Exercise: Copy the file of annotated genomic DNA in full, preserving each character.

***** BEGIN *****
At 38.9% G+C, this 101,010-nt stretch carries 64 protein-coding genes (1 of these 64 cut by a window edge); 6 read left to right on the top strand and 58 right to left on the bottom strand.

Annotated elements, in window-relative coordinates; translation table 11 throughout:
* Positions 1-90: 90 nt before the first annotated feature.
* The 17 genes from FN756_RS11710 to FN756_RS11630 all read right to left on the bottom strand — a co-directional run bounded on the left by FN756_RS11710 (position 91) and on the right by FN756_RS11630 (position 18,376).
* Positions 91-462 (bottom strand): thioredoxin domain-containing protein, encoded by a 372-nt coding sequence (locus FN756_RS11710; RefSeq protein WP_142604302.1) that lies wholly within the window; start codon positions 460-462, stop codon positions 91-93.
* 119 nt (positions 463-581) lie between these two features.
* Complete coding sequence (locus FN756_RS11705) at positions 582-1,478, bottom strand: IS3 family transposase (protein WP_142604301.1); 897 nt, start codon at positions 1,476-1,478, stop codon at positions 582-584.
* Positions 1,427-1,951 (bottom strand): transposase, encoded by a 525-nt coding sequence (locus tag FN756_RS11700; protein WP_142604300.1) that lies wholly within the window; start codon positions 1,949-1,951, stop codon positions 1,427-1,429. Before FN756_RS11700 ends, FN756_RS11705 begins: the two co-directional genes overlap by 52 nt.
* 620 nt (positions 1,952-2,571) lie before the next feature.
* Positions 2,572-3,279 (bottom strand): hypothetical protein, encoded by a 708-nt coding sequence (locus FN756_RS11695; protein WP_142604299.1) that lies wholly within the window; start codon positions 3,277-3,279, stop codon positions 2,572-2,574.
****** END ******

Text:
At 38.9% G+C, this 101,010-nt stretch carries 64 protein-coding genes (1 of these 64 cut by a window edge); 6 read left to right on the top strand and 58 right to left on the bottom strand.

Annotated elements, in window-relative coordinates; translation table 11 throughout:
* Positions 1-90: 90 nt before the first annotated feature.
* The 17 genes from FN756_RS11710 to FN756_RS11630 all read right to left on the bottom strand — a co-directional run bounded on the left by FN756_RS11710 (position 91) and on the right by FN756_RS11630 (position 18,376).
* Positions 91-462 (bottom strand): thioredoxin domain-containing protein, encoded by a 372-nt coding sequence (locus FN756_RS11710; RefSeq protein WP_142604302.1) that lies wholly within the window; start codon positions 460-462, stop codon positions 91-93.
* 119 nt (positions 463-581) lie between these two features.
* Complete coding sequence (locus FN756_RS11705) at positions 582-1,478, bottom strand: IS3 family transposase (protein WP_142604301.1); 897 nt, start codon at positions 1,476-1,478, stop codon at positions 582-584.
* Positions 1,427-1,951 (bottom strand): transposase, encoded by a 525-nt coding sequence (locus tag FN756_RS11700; protein WP_142604300.1) that lies wholly within the window; start codon positions 1,949-1,951, stop codon positions 1,427-1,429. Before FN756_RS11700 ends, FN756_RS11705 begins: the two co-directional genes overlap by 52 nt.
* 620 nt (positions 1,952-2,571) lie before the next feature.
* Positions 2,572-3,279 (bottom strand): hypothetical protein, encoded by a 708-nt coding sequence (locus FN756_RS11695; protein WP_142604299.1) that lies wholly within the window; start codon positions 3,277-3,279, stop codon positions 2,572-2,574.